MARINO MARINI: Horses, Horsemen and Female NudesLondon
Quadriga (Rilievo per L'Arengario di Milano No. 3), 1938
56 1/4 x 52 3/4 in
ProvenanceCollezione Battiato, Verona-Milan
Exhibitions2006-2008 Pistoia, Museo Marino Marini, Palazzo del Tau pag. 21 2008, Leghorn, Marino Marini. Il segno la forma l’idea. Sculture, tecniche miste, litografie, incisioni 1929-1980, Guastalla Centro Arte, ill in cat. n. 3 pag. 23.
PublicationsFilippo De Pisis, Marini Marini, pittori e scultori italiani contemporanei, Milan: Conchiglia, 1941
C. Pirovano, Marino Marini scultore, Milan, 1972 fig. 100;
Marino Marini. Catalogo ragionato della scultura, Milan: Skira, 1998, fig. 7/c, pg. 340
M. Tosi, A.Tuci, L.Gai, Marino Marini. Cavalli e cavalieri, Pistoia, 2006 pg.21
G. Guastalla (curated by), Marini Marini. Il segno la forma l’idea. Sculture, tecniche miste, litografie, incisioni 1929-1980, Leghorn, 2008, n.3, pag.23.
Maria Teresa Tosi, directress of the Fondazione Marino Marini, Pistoia, on the subject of the Arengario plaster bozetti writes: -The four plaster reliefs destined for the decoration of the Arengario of Milan, “A building close by the cathedral, built for the workers unions which housed a large room for their meetings”, were executed by Marino Marini in 1938. This building was designed in the 1930s by the architects Piero Portaluppi, Giovanni Muzio, Pier Giulio Magistretti and Enrico Griffini in the context of a grander scheme of remodelling and beautifying the Piazza del Duomo. Also participating in the competition for the decoration were names such as Arturo Martini, Giacomo Manzu’ and Francesco Messina together with other renowned artists of the time. The “Theme” of the competition was a celebration of the feats of fascism in the city of Milan, which the authorities of the time who had overseen the construction of the Arengario had envisaged an allegorical cycle of decoration to demonstrate the might of fascism and its noble origins and roots in Italian history.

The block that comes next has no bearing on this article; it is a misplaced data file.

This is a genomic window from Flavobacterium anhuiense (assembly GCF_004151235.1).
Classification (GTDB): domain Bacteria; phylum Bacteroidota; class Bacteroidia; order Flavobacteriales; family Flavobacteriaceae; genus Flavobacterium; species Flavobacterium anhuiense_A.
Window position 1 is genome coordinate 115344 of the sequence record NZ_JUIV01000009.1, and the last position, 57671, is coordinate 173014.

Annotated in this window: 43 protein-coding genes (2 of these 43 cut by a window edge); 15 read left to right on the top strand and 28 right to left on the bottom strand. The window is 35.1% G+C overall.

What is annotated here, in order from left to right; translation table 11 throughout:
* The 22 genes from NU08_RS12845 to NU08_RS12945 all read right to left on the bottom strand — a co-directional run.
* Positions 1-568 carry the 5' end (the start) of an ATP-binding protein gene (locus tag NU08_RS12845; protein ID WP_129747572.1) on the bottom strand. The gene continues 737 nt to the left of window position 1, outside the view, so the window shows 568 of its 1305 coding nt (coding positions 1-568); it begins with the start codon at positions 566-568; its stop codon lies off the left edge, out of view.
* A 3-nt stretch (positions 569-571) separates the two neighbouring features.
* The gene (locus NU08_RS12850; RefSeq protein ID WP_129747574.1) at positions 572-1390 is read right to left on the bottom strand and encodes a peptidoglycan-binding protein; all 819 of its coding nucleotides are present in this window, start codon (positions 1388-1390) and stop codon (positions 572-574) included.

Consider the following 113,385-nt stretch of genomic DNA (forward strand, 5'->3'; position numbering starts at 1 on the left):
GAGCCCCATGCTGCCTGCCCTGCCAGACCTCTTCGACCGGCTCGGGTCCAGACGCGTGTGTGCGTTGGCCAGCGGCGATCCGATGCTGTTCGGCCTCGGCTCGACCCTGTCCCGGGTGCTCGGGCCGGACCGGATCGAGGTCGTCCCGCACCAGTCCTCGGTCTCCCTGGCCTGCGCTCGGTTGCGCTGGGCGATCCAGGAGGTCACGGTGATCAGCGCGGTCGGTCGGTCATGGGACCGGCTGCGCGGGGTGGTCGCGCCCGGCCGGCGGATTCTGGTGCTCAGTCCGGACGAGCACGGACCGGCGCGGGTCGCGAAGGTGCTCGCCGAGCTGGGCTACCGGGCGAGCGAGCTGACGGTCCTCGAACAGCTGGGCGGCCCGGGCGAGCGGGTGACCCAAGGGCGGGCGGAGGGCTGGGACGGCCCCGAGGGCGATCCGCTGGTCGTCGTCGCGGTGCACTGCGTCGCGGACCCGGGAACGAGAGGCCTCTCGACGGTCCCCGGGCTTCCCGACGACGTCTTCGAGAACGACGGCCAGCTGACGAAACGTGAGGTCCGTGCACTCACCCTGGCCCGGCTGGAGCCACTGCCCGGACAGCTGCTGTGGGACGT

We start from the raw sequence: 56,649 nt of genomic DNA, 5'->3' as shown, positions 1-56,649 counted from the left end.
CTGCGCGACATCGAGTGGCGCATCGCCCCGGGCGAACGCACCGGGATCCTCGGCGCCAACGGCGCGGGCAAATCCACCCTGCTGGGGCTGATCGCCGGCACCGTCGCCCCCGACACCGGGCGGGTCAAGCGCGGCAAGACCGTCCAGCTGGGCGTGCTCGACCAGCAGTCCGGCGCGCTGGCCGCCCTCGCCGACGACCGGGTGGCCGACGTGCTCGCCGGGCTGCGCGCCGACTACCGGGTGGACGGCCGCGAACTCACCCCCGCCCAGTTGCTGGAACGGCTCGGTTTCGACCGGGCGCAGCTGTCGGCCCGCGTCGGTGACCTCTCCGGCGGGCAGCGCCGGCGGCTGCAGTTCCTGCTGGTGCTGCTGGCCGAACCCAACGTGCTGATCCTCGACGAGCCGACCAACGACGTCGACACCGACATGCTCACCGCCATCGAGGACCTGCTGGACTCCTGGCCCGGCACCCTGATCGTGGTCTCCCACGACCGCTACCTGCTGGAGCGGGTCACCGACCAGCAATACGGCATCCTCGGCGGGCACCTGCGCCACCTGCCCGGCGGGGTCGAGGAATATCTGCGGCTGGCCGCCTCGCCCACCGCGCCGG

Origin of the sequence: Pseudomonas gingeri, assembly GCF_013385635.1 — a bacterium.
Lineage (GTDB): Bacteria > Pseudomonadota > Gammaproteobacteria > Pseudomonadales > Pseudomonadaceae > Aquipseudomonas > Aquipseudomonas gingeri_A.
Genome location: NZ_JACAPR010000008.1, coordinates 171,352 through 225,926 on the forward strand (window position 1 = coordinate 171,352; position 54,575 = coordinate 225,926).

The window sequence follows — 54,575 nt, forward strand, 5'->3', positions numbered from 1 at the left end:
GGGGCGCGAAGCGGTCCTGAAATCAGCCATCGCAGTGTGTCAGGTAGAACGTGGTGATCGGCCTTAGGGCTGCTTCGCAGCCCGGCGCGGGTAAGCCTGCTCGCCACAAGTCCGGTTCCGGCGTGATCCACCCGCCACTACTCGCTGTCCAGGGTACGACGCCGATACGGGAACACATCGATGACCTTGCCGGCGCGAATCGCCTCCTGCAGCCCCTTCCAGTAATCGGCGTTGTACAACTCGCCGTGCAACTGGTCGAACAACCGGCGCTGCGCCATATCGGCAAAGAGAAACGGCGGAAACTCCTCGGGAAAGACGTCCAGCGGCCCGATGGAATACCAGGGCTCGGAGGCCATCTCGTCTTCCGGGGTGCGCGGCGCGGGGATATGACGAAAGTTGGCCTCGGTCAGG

This competition was won by Arturo Martini who executed five bas-reliefs in marble which are still visible on the façade of the building.
In view of Marini’s artistic temperament, the production of these works must have been a titanic undertaking, considering his incapacity to tell stories or put characters in spatial and temporal contexts which were well defined and delineated spatially.
His figures by contrast always appear emerging from ill-defined spaces which lack any sort of definition or decorative device which would give the viewer a link to an objective reality.
The apparently confused and ambiguous allegory, which at first seems to be a bas-relief, is intrinsically characteristic of the artists who is uncapable of falling into anecdotal representation so therefore constrained to bring together the composition on various spatial and temporal levels simultaneously.
Each bas-relief after close inspection, deals with a wealth of very symbolic and significant themes which are united in a contemporary descriptive idiom.
The first impression that strikes one, is the way in which Marini has approached the obligatory subject matter of the competition, saving it from the rhetoric of the period and tying it in with the artistic language and iconography of Tuscany in general and Pistoia in particular. Moreover in these works he obstinately never abandons his primary themes of the equestrian figure, the female nude and the portrait.
Marino in each panel calls to mind the art history of his native land, reinvoking and re-elaborating the reliefs by Giovanni Pisano on the pulpit of the church of Sant’Andrea, those of the pulpit by Guido da Como in San Bartolomeo, the architraves of Gruamonte or the pulpit by Fra Guglielmo da Pisa executed for the Church of San Giovanni Fuorcivitas.
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